Chronic Pain Often Follows Stroke
THURSDAY, April 4 -- Chronic pain occurs often among people who have suffered the most common form of stroke, a new study finds.
The finding pertains to ischemic strokes, which occur when an artery supplying blood to the brain becomes blocked. According to the American Stroke Association, these types of brain attacks make up 87 percent of all strokes.
The study also found that patients with chronic pain -- which may not begin until months after a stroke -- are more likely to have physical and mental disabilities.
Researchers examined data from more than 15,000 people who survived mild to moderate ischemic strokes and were followed for an average of 30 months. Of those patients, nearly 11 percent developed chronic pain.
Of the 1,665 survivors who developed chronic pain, 431 (about 3 percent) had central stroke pain. This is due to stroke-related brain injury that causes touch, temperature or other sensations to be felt as pain. Previous research has shown that central stroke pain may not appear until many months after a stroke.
Among the other findings:
- 238 (1.5 percent) of the patients had pain from a peripheral neuropathy. This is tingling, burning or shooting pain caused by damage to nerves outside the brain and spinal cord.
- 208 (1.3 percent) of the patients had pain from continuously tight or stiff muscles.
- 136 (0.9 percent) had shoulder pain caused by stroke-related muscle weakness or tightness and stiffness.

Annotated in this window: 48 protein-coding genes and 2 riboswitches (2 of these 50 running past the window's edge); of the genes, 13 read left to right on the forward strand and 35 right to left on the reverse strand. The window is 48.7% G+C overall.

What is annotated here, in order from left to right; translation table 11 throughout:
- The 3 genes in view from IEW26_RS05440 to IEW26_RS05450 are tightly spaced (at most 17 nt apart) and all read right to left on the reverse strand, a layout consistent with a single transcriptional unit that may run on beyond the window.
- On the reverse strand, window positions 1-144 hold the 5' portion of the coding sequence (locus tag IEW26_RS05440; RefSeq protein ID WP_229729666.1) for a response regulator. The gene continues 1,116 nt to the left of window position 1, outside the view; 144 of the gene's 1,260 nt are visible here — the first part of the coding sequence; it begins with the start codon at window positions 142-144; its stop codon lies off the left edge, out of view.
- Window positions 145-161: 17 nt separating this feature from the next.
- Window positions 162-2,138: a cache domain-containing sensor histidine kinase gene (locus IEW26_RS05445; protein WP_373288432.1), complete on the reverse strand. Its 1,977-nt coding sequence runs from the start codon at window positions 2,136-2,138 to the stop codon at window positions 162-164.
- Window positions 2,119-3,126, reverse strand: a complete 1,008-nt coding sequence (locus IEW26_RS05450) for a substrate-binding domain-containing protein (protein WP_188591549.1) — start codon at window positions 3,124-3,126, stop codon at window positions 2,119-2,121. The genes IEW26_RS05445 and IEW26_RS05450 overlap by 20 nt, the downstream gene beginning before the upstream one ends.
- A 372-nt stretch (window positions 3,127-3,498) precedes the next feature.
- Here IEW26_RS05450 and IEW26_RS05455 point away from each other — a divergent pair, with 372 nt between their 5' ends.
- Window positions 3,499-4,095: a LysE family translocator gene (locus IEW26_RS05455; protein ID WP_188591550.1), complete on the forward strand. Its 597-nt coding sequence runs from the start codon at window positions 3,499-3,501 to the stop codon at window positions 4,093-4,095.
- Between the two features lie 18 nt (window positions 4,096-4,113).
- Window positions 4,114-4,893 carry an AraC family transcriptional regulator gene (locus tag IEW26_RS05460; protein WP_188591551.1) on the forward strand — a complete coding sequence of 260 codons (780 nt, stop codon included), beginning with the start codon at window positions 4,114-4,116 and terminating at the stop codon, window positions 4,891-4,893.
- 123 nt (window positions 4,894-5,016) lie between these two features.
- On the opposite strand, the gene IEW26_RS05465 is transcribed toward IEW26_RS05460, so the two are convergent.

- 86 (0.6 percent) patients had more than one type of pain, and 739 (4.7 percent) reported other causes of pain, or had unclassified pain syndromes.
Significant risk factors for chronic pain included more severe stroke, being female, drinking more alcohol, recent symptoms of depression, diabetes, and disease of blood vessels that supply blood to the legs.
Compared to those with no pain, patients with chronic pain were more than twice as likely to become more dependent. The investigators also found that patients with non-central causes of pain were more likely to suffer declines in mental abilities, according to the study appearing April 4 in the journal Stroke.
"We suspect that some of the association between chronic pain and decline in cognitive [mental] test performance may be related to the use of medications to treat pain, but this was not evaluated in our study," lead author Dr. Martin O'Donnell, a professor of translational medicine at the National University of Ireland and an associate clinical professor at McMaster University in Canada, said in a journal news release.
"Our study emphasizes the importance of evaluating [ways] to prevent post-stroke pain in high-risk individuals," he added.
The U.S. National Institute of Neurological Disorders and Stroke has more about stroke.
Posted: April 2013
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